Geotechnical Aspects of Earthquake Engineering - December 6-7, 2011 - Inn at Virginia Tech and Skelton Conference Center -   Blacksburg, VA
General Information

Geotechnical Earthquake Engineering is a practical short course that covers the basics of earthquake geology and engineering seismology, procedures for evaluating the seismic stability of slopes and retaining walls, and procedures for evaluating liquefaction potential and associated phenomena.

The course is designed to answer common questions about geotechnical earthquake engineering such as:

  • How do I determine the ground motion parameters to use in my analysis/design from information available from the US Geological Survey?
  • If I want to perform a site specific seismic hazard analysis, what are the applicable ground motion predictive equations for my site?
  • How do I evaluate the seismic stability of a slope?
  • How do I estimate the earthquake-induced displacement for a given slope?
  • How do I determine the seismically induced earth pressures acting on a retaining wall?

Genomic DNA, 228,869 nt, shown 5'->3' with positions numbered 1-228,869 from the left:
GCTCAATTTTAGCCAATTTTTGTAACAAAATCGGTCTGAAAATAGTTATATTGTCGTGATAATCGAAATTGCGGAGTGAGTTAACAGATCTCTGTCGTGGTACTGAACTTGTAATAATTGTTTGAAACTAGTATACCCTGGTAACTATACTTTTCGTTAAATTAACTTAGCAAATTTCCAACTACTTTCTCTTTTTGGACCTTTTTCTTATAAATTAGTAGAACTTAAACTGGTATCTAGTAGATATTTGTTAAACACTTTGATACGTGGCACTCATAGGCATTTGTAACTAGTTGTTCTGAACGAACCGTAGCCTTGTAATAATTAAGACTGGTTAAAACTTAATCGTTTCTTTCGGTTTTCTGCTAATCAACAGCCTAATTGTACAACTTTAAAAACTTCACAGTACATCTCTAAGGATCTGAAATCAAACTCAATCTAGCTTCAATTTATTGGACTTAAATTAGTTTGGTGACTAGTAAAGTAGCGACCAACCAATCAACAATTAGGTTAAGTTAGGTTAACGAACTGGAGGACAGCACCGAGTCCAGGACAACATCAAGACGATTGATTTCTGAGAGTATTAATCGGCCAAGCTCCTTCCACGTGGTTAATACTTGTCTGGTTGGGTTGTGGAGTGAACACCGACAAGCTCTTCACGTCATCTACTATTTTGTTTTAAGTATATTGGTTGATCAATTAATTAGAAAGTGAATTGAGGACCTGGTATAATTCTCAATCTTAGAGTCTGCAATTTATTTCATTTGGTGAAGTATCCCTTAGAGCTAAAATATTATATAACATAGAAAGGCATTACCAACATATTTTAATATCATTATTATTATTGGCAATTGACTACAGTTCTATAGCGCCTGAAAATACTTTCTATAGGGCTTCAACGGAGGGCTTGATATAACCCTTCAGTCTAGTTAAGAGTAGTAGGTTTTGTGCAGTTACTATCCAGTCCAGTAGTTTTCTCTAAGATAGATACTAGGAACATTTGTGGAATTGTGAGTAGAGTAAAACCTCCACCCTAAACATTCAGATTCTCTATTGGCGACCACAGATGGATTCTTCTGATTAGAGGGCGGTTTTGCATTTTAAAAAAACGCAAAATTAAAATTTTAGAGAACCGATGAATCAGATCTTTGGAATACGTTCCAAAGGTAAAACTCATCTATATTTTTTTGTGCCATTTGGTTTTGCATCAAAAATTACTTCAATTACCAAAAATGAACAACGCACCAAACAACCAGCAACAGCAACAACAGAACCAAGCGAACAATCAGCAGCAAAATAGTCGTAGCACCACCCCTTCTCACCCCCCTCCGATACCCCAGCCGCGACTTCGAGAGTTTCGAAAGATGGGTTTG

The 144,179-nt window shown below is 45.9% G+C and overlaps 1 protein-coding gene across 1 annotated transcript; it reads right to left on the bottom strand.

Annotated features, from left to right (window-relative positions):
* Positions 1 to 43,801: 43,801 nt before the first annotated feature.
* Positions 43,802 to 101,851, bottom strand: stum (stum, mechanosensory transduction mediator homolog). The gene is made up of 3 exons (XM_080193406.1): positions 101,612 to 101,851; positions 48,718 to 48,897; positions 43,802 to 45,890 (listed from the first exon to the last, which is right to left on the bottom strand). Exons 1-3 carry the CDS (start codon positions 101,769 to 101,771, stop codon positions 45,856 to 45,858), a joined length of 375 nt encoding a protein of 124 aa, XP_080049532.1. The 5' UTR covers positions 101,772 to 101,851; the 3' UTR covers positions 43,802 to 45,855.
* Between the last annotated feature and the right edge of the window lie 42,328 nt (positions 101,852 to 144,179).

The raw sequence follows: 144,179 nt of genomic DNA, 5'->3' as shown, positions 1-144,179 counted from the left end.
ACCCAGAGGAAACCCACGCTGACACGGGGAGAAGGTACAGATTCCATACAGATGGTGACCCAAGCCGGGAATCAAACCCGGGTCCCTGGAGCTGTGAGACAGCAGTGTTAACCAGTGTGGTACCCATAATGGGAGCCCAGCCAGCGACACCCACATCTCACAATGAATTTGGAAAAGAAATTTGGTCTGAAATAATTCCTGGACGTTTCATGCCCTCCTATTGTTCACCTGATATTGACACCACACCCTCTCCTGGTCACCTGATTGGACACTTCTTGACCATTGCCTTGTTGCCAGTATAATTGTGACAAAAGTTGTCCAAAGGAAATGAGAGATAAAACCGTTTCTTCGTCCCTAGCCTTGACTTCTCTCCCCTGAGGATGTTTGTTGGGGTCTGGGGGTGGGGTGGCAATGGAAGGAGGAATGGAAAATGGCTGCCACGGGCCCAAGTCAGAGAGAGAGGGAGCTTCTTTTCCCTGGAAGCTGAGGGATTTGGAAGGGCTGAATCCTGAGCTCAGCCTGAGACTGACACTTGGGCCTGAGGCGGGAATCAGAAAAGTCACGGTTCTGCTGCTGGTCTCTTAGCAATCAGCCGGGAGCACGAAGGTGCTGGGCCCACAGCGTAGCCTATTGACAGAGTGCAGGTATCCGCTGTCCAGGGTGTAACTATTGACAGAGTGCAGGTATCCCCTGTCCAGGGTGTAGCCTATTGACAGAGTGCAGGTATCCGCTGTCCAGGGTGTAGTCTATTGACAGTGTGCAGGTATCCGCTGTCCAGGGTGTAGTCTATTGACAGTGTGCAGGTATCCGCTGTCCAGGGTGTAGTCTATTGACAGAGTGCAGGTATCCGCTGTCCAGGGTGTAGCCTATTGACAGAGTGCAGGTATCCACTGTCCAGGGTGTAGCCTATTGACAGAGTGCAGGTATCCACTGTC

• For a given set of design ground motion parameters, how do the various types of retaining walls compare?
  • How do I evaluate the liquefaction potential at my site?
  • How do I determine the appropriate factor of safety against liquefaction for my site?
  • How do I estimate the magnitude of seismic compression or the post-liquefaction consolidation at my site?

Who should attend? Engineering staff from project level engineers through senior level managers who wish to refresh and/or expand their knowledge of geotechnical aspects of earthquake engineering and practice oriented analysis/design procedures.

Virginia Tech, EERI, DEEP Foundations Institute - Logos

Sponsored by:

Virginia Tech
The Center for Geotechnical Practice and Research
Continuing and Professional Education

For More Information Contact:
Lisha Farrier
Center for Geotechnical Practice and Research
Virginia Tech


Continuing & Professional Education @ Virginia Tech